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Survey Discovers One-Third Of Seniors Depend Entirely on Social Security

By on August 24, 2015

One out of three Social Security recipients, about 31 percent, say they rely entirely on Social Security for all of their income, according to a new survey from The Senior Citizens League(TSCL). With Social Security benefits averaging $1,220 per month, this means an estimated 19 million retirees are living at or below 125% of the federal poverty level. “These findings illustrate the rapidly growing need to provide better economic security for today’s older Americans,” says TSCL Chairman Ed Smith.

TSCL’s survey of nearly 1,200 people who receive Social Security and Medicare benefits also found that one quarter of respondents were struggling with growing credit card debt — most often due to medical expenses. “Because most older Americans are less likely to be working or to find jobs, those who rely solely on Social Security for income are often forced to put medical and other living expenses on credit cards,” Cates says. “This is an insidiously expensive way to carry debt, that’s often quite difficult for older consumers to pay off,” Cates notes.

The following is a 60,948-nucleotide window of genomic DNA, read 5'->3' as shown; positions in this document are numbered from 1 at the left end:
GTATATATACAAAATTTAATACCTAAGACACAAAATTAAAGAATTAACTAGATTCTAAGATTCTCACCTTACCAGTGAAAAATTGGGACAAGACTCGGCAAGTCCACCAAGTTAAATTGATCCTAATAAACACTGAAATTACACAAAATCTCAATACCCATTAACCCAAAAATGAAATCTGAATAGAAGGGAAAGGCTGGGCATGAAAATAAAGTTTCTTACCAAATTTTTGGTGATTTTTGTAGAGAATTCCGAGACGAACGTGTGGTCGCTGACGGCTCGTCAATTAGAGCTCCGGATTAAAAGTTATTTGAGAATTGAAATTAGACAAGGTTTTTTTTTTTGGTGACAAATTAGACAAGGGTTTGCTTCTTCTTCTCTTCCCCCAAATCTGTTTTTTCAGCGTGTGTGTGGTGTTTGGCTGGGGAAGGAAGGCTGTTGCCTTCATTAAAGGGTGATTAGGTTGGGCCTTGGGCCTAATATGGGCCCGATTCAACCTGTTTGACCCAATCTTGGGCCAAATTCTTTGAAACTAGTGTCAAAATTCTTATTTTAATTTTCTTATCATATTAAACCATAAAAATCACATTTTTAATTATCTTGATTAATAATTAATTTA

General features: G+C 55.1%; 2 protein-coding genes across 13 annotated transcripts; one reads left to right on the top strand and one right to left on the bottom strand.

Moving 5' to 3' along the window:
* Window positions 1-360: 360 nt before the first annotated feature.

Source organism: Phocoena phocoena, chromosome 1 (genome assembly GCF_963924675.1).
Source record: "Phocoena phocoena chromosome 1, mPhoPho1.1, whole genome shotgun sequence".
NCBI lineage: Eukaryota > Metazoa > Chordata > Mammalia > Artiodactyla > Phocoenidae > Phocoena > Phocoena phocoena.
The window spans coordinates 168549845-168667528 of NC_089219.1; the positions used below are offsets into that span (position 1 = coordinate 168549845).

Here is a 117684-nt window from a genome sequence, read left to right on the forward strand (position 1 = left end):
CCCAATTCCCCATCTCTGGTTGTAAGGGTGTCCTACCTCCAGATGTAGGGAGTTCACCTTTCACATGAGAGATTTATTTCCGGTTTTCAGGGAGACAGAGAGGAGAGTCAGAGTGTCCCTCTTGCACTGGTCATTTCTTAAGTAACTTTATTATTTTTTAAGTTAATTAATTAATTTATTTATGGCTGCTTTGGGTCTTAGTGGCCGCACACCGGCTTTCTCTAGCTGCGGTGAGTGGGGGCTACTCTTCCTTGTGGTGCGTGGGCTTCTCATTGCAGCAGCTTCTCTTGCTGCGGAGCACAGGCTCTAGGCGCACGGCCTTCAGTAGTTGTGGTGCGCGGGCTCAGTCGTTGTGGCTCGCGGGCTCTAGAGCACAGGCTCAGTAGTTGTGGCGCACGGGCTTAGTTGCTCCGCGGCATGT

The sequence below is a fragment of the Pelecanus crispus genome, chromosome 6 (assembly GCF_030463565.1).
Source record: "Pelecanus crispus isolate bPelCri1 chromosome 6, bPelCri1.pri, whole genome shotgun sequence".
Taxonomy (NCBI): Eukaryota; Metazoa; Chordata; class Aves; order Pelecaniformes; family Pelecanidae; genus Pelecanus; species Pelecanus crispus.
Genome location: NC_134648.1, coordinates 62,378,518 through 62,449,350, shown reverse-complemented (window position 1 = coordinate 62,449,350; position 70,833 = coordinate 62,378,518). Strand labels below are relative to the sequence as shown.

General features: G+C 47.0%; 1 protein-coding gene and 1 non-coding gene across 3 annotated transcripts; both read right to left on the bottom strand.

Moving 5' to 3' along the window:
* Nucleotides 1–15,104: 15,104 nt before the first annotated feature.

TSCL is warning that senior household budget problems are expected to compound next year. The Social Security Trustees recently confirmed TSCL’s earlier projection that there may not be any annual cost – of – living adjustment (COLA) in 2016, because inflation is so low. While retirees won’t find out about the COLA until October, the majority is already struggling to cope with Medicare costs that are climbing again after several years of slow growth. “Any increase in the premiums and out-of-pocket costs of Medicare health plans, Medigap supplements, and Part D plans will shrink Social Security benefits,” Cates says.

TSCL supports legislation that would provide greater retirement security by indexing Social Security benefits to the Consumer Price Index for the Elderly (CPI-E). In most years that index would provide COLA recipients with slightly higher boosts. According to CPI-E data through July 2015, the CPI-E would yield a COLA of 0.8 % versus ZERO based on the current law methodology that uses the Consumer Price Index for Urban Wage Earners and Clerical Workers (CPI-W).

“The CPI-E would provide more retirement security when older Americans need it the most,” says Cates. According to a TSCL comparison of COLAs calculated using the CPI-W versus the CPI-E over a 25 year retirement period, people retiring with average benefits in 2015 would receive about $ 70 per month more by the end of 18 years, and $ 113 more per month after 25 years using the CPI-E.

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To provide more secure benefits and strengthen Social Security, TSCL surveys indicate that the majority of older Americans support raising the maximum taxable earnings so that high income earners pay taxes on all earnings over $ 118,500. To learn what you can do to take action and to sign up for TSCL’s free online newsletter The Social Security & Medicare Advisor, visit http://www.SeniorsLeague.org.

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